Where the Agitprop Meets the Road
Yes, the stimulus has cut taxes for 95% of working Americans, bailed out every state, hustled record amounts of unemployment benefits and other aid to struggling families and funded more than 100,000 projects to upgrade roads, subways, schools, airports, military bases and much more. But in the words of Vice President Joe Biden, Obama's effusive Recovery Act point man, "Now the fun stuff starts!" The "fun stuff," about one-sixth of the total cost, is an all-out effort to exploit the crisis to make green energy, green building and green transportation real; launch green manufacturing industries; computerize a pen-and-paper health system; promote data-driven school reforms; and ramp up the research of the future. "This is a chance to do something big, man!" Biden said during a 90-minute interview with TIME.For starters, the Recovery Act is the most ambitious energy legislation in history, converting the Energy Department into the world's largest venture-capital fund. It's pouring $90 billion into clean energy, including unprecedented investments in a smart grid; energy efficiency; electric cars; renewable power from the sun, wind and earth; cleaner coal; advanced biofuels; and factories to manufacture green stuff in the U.S. The act will also triple the number of smart electric meters in our homes, quadruple the number of hybrids in the federal auto fleet and finance far-out energy research through a new government incubator modeled after the Pentagon agency that fathered the Internet.
The only stimulus energy program that's gotten much attention so far — chiefly because it got off to a slow start — is a $5 billion effort to weatherize homes. But the Recovery Act's line items represent the first steps to a low-carbon economy. "It will leverage a very different energy future," says Kristin Mayes, the Republican chair of Arizona's utility commission. "It really moves us toward a tipping point."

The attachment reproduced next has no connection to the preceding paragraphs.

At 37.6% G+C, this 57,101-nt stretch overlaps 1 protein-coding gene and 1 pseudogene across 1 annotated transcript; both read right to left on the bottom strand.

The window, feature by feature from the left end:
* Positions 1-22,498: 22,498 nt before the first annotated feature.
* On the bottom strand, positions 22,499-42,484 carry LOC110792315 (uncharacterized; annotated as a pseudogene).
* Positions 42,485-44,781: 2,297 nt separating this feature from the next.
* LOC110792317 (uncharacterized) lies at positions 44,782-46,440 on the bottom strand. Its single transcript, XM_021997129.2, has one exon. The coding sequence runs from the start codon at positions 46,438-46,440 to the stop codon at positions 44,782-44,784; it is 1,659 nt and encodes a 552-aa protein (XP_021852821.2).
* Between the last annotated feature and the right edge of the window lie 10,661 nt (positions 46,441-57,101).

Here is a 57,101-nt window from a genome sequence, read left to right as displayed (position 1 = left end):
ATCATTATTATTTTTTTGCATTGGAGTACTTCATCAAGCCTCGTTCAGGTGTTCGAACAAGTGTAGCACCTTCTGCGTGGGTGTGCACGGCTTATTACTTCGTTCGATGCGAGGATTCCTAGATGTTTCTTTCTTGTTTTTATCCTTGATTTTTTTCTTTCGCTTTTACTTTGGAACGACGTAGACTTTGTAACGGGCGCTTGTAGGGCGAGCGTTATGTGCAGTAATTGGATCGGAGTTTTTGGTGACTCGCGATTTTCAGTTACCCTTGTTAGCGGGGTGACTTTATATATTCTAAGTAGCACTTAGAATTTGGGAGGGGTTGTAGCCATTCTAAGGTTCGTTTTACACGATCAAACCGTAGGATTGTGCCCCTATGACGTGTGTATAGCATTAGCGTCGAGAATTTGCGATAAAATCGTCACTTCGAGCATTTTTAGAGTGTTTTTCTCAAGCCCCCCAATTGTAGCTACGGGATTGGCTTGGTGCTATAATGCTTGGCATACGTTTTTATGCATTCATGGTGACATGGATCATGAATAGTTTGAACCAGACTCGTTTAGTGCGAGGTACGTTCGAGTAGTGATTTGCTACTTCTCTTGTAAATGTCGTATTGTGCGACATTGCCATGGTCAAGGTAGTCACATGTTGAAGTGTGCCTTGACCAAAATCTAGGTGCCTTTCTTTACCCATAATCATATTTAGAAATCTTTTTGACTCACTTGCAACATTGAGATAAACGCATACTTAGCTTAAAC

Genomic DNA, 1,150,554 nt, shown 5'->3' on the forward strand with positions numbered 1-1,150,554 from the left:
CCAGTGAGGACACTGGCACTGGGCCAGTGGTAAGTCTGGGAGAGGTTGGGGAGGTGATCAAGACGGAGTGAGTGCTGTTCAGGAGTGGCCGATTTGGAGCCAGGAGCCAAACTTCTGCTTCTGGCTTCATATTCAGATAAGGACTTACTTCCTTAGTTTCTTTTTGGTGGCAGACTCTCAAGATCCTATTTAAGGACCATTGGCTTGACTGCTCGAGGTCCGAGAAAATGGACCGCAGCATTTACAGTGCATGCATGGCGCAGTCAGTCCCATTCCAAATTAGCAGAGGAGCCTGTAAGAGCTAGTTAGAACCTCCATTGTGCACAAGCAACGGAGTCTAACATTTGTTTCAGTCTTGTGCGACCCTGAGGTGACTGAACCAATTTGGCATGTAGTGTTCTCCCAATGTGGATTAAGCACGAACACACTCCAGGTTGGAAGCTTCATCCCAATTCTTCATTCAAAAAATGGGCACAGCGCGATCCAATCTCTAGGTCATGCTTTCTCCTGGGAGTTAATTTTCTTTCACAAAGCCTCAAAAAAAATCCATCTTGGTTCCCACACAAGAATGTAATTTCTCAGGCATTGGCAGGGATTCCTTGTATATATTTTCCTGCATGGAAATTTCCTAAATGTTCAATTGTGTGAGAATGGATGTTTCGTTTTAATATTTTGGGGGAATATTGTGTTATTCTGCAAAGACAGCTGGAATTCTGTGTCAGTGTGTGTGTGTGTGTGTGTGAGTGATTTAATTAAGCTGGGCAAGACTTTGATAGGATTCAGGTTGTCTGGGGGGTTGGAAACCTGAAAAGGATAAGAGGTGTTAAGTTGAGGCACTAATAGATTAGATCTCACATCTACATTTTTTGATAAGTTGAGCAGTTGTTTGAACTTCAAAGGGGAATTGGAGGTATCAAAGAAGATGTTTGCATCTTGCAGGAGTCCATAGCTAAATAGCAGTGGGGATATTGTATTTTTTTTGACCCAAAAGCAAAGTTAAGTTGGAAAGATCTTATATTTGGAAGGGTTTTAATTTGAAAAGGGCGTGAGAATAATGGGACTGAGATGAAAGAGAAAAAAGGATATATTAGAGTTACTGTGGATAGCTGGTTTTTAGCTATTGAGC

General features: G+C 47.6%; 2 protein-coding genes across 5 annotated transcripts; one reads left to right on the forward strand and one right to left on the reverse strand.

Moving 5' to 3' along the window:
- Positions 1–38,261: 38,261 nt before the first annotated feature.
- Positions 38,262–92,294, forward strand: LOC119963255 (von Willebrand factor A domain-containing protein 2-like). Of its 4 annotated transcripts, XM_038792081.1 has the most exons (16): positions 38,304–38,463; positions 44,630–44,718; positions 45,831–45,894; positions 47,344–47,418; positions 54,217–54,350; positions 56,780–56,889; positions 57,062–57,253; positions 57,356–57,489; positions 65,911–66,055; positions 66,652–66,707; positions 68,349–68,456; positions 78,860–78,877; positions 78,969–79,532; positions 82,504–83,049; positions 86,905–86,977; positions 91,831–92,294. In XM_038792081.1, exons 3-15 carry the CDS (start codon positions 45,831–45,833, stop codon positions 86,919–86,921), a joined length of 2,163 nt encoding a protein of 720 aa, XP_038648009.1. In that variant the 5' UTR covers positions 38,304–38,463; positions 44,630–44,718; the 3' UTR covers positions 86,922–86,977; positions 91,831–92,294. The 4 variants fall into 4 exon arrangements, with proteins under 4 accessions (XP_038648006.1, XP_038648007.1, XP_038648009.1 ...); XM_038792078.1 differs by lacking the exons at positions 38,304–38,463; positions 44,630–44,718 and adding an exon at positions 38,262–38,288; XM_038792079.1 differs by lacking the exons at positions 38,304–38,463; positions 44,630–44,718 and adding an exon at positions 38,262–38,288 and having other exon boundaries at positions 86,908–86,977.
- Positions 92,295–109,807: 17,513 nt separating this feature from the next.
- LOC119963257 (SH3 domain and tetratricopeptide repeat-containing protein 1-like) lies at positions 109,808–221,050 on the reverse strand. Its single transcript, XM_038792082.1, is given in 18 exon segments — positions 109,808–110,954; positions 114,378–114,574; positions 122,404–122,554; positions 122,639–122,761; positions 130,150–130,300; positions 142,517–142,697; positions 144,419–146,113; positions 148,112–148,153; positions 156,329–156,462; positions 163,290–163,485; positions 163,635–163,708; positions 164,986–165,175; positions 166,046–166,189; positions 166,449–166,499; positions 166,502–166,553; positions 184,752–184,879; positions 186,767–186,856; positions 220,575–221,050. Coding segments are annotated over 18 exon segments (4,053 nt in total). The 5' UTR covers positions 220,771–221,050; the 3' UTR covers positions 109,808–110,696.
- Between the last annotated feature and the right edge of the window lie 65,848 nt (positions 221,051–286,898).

The stimulus is also stocked with nonenergy game changers, like a tenfold increase in funding to expand access to broadband and an effort to sequence more than 2,300 complete human genomes — when only 34 were sequenced with all previous aid. There's $8 billion for a high-speed passenger rail network, the boldest federal transportation initiative since the interstate highways. There's $4.35 billion in Race to the Top grants to promote accountability in public schools, perhaps the most significant federal education initiative ever — it's already prompted 35 states and the District of Columbia to adopt reforms to qualify for the cash. There's $20 billion to move health records into the digital age, which should reduce redundant tests, dangerous drug interactions and errors caused by doctors with chicken-scratch handwriting. Health and Human Services Secretary Kathleen Sebelius calls that initiative the foundation for Obama's health care reform and "maybe the single biggest component in improving quality and lowering costs."
Any of those programs would have been a revolution in its own right. "We've seen more reform in the last year than we've seen in decades, and we haven't spent a dime yet," says Education Secretary Arne Duncan. "It's staggering how the Recovery Act is driving change."
-- "How the Stimulus Is Changing America," Time magazine, Aug. 26, 2010.
Here comes the news that Time Inc. employees have been dreading for months: Sources say the world’s largest magazine publisher is expected to begin a significant round of layoffs this week.
I don’t have more details about the coming cuts. But the Time Inc. employees I’ve spoken to seem to put great stock in Keith Kelly’s report from earlier this month, which predicted that up to 700 of the publisher’s 8,000 employees may go in this round.
-- "Time Inc. Braces for Layoffs This Week," --Dow Jones' All Things D Website, January 27th, 2013.
With the election now over, it is once again safe to talk about the economy and jobs. Now that it is not a campaign issue, it’s back to reality.
As we saw yesterday's with NBC's imagined Second Amendment "hecklers," reality is in as short supply at the once stately NBC as it is at Time-Warner-CNN-HBO.
Update (1/30/13): "Obama Recovery Hits Time Inc.: 500 Layoffs Announced."